Telephony Components

Based on the Windows Open Services Architecture (WOSA) model, Windows Telephony consists of the TAPI and TAPI32 dynamic-link libraries (which forward application requests to the Telephony Service for processing), TAPISRV.EXE (which implements and manages the TAPI functions) and one or more telephony service providers (drivers). TAPI provides a device-independent interface for carrying out telephony tasks. Service providers are dynamic-link libraries that carry out low-level and possibly device-specific actions needed to complete telephony tasks through hardware devices such as fax boards, ISDN cards, telephones, and modems. Applications link to and call functions in the TAPI dynamic-link library only; they never call the service providers directly.

When an application calls a TAPI function, the TAPI dynamic-link library validates and marshalls the parameters of the function and forwards it to TAPISRV.EXE. TAPISRV (the Telephony Service) processes the call and routes a request to the appropriate service provider. To receive requests from TAPISRV, the service provider must implement the Telephony service provider interface (TSPI). A service provider can provide different levels of the service provider interface: basic, supplementary, or extended. For example, a simple service provider might provide basic telephony service, such as support for outgoing calls, through a Hayes-compatible modem. A custom service provider, written by a third-party vendor, might provide a full range of incoming and outgoing call support.

A user can install any number service providers on a computer as long as the service providers do not attempt to access the same hardware device at the same time. The user associates the hardware and the service provider when installing. Some service providers may be capable of accessing multiple devices. In some cases, the user may need to install a device driver along with the service provider.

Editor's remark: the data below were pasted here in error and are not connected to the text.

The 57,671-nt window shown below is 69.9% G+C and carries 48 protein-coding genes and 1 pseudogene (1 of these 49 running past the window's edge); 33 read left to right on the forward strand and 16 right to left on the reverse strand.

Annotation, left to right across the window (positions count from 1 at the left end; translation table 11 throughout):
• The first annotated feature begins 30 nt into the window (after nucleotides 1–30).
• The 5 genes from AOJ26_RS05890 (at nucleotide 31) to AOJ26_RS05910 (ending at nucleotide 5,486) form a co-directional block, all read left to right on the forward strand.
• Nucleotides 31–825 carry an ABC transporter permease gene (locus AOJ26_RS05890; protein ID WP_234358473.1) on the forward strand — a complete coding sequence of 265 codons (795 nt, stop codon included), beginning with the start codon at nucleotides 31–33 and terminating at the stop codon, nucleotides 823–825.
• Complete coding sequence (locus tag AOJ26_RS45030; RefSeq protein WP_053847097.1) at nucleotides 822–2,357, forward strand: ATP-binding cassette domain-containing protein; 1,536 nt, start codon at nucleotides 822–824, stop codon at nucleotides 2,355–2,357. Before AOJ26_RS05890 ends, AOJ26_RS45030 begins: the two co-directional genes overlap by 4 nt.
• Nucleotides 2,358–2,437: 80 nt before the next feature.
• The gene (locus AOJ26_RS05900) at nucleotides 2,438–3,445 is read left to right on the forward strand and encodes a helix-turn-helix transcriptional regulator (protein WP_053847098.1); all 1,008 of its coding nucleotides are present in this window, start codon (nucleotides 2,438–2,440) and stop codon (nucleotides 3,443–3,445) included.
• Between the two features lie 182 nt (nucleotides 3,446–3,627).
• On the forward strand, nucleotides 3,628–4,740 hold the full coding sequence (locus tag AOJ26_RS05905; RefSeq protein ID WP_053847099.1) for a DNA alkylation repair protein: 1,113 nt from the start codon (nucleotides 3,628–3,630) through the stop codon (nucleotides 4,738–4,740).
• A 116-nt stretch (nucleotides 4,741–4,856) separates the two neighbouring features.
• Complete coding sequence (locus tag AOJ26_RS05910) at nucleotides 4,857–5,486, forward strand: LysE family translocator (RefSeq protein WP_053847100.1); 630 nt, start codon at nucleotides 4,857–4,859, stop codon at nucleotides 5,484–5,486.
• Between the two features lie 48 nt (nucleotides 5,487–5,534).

Applications use the TAPI functions to determine which services are available on the given computer. TAPI determines what service providers are available and provides information about their capabilities to the applications. In this way, any number of applications can request services from the same service provider; TAPI manages all access to the service provider.

As long as an application does not depend on optional features, the applications can, without modification, use any services to carry out telephony tasks, even services made available after the application is developed. This is because the application always accesses the many different services through TAPI which translates the requests the application makes into the actual protocols and interfaces required.

The Telephony SPI is beyond the scope of this reference. For more information about the TSPI and service providers, see the Microsoft Win32 Telephony Service Provider Reference.

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